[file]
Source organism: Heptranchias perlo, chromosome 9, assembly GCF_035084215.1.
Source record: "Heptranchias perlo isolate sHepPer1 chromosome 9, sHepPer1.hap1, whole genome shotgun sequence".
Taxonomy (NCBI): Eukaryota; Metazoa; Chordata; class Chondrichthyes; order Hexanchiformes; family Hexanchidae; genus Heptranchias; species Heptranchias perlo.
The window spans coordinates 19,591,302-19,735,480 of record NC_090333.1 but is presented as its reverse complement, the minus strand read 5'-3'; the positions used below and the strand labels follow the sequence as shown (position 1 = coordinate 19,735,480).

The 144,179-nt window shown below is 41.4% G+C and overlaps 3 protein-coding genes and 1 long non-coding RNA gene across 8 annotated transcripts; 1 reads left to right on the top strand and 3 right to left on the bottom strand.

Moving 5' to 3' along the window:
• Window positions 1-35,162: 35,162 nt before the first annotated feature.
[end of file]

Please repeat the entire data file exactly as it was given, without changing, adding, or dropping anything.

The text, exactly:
Source organism: Heptranchias perlo, chromosome 9, assembly GCF_035084215.1.
Source record: "Heptranchias perlo isolate sHepPer1 chromosome 9, sHepPer1.hap1, whole genome shotgun sequence".
Taxonomy (NCBI): Eukaryota; Metazoa; Chordata; class Chondrichthyes; order Hexanchiformes; family Hexanchidae; genus Heptranchias; species Heptranchias perlo.
The window spans coordinates 19,591,302-19,735,480 of record NC_090333.1 but is presented as its reverse complement, the minus strand read 5'-3'; the positions used below and the strand labels follow the sequence as shown (position 1 = coordinate 19,735,480).

The 144,179-nt window shown below is 41.4% G+C and overlaps 3 protein-coding genes and 1 long non-coding RNA gene across 8 annotated transcripts; 1 reads left to right on the top strand and 3 right to left on the bottom strand.

Moving 5' to 3' along the window:
• Window positions 1-35,162: 35,162 nt before the first annotated feature.